Posted on April 13, 2009


By Zachary Lipez

I don’t want to talk about bars, the people who go to bars the endless interesting events that don’t occur in bars when you’re actually in the bar but, rather, happen after you leave or years before you arrived. It’s a tired and trite subject, and I very much want you to like me. It’s a new country with new teeth, and I want that new teeth reflection on me before my amazing looks disappear, leaving me tear stained, and dimly poisoned, merely good looking. I want us to get along. Like coal miners in depleted air.

But you asked me about Thanksgiving. And one can’t talk about Thanksgiving without talking about bars. Unless one talks about family and, according to recent memoir, family is a bad, bad place. I’ll spare you a discussion on a circle of suckers debating their favorite Beatle, making everyone regret sex, and just stick to the bar talk. It’ll be, if not actually entertaining, better.

I worked at Mars Bar on 2nd Avenue and 1st Street. The block is beautiful now, like god’s idea of heaven-visible from space I’m told, go check it out, but, at the time, it was a boot with spit and a liquor license nailed to the wall with a dare. And I was there every Thanksgiving.

I did it by choice, begging off any and all social obligations. I dislike long tables and everything that goes with them.

The bar would be dead till about 11, and then Squatters from Avenue C would show up and bring me creamed things and stay until close. Aging skateboarders, solid B minus characters with Kid Frost tattoos and JFA t-shirts would drop by too, having forgotten to go home. A long time ago.

Tradition would mandate that we would talk about the Pilgrims. The mythical Pilgrims. A small myth, but the larger myths have always scared the hell out of me. We’d talk about the Pilgrim mandibles, and their love of the Kraken, and their fear of commitment.

We’d talk about the Pilgrims, and how they set love’s standard, and how, when they reached the new continent, they asserted themselves like science and ate the first thing they saw.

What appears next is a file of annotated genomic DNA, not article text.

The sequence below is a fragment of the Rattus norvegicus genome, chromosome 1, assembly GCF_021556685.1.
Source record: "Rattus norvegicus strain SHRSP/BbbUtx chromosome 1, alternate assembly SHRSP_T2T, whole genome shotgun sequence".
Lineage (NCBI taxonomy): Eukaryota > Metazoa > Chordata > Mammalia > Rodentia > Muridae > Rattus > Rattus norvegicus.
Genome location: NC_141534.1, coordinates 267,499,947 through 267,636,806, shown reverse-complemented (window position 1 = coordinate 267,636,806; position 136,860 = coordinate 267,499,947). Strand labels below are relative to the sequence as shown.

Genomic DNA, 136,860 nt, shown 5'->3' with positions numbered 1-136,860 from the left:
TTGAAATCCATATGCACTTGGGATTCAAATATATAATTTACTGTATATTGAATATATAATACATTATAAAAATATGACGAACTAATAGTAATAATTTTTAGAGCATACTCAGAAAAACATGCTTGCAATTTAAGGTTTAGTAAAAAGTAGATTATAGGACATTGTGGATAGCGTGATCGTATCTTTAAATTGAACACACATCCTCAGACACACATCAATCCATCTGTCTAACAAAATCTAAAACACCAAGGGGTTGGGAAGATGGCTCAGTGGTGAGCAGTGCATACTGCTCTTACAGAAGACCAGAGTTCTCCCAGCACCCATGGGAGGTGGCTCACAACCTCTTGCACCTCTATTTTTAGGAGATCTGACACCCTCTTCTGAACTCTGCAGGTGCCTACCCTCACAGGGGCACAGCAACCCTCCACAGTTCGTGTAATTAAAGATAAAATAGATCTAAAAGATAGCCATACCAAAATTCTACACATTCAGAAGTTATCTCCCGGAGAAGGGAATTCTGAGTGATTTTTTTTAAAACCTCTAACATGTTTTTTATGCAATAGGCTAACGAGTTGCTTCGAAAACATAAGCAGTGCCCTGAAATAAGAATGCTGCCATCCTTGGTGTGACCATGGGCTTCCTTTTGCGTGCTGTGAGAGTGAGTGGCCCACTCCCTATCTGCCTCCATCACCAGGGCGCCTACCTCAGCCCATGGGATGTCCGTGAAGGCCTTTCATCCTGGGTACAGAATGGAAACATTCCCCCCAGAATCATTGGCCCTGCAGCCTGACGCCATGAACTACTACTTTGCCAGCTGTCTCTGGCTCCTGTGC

We’d, of course, do the whole Pilgrim vs. Pirate argument. This being before “pilgrim” became such an ugly slur, before pirate imagery was co-opted by the vegan food delivery bike punk movement…Pilgrim vs. Puritan…Pilgrim vs. Atlantean…and we’d do drugs, as we were young and not afraid of death from the usual place.

Because we were in a bar, and observing a holiday of Massachusetts origin, we had to, like it or not, talk about the Kennedys. So let us be clear-The Pilgrims Did Not Kill the Kennedys. No one did. They’re fine. They won’t shut up. Every time a pretty boy, in a Defend Brooklyn hoodie, talks about his best-friend-who-happens-to-be-black, a bell rings, and Joe Kennedy gets a brand new shiny nickel.

Invariably, well past two, some wide eyed squatter, not a day over, say, 27, would ask- “Zack? Do you think the Pilgrims will ever come back?”

And I would say – “If you were single and less high, I would take out of here. I would.”

Listen, I know I was trying to say something here. Something about the nature of bar talk or the drunken inefficacy of being a Hitchens Democrat, or imperialism, probably imperialism, but all I really know is that I’m as weak as the day I was born, and not from any specific affliction.

And you know what? I do hope the Pilgrims come back. I do. Even if Fleet Week doesn’t always work out, I love the sea, and everything that comes out of it. And I love Thanksgiving and I love my mother. She’s stuck by me regardless.

And when the Pilgrims return, by their failed ship, Speedwell, I’ll embrace them, and we’ll all go down together in a good god’s rising and turbulent affection.


Zachary Lipez has published two books of poetry/photography with Stacy Wakefield and Nick ZinnerNo Seats On The Party Car and Slept In Beds. He is currently working on a third. He sings for a band called Freshkills.

Posted in: Fiction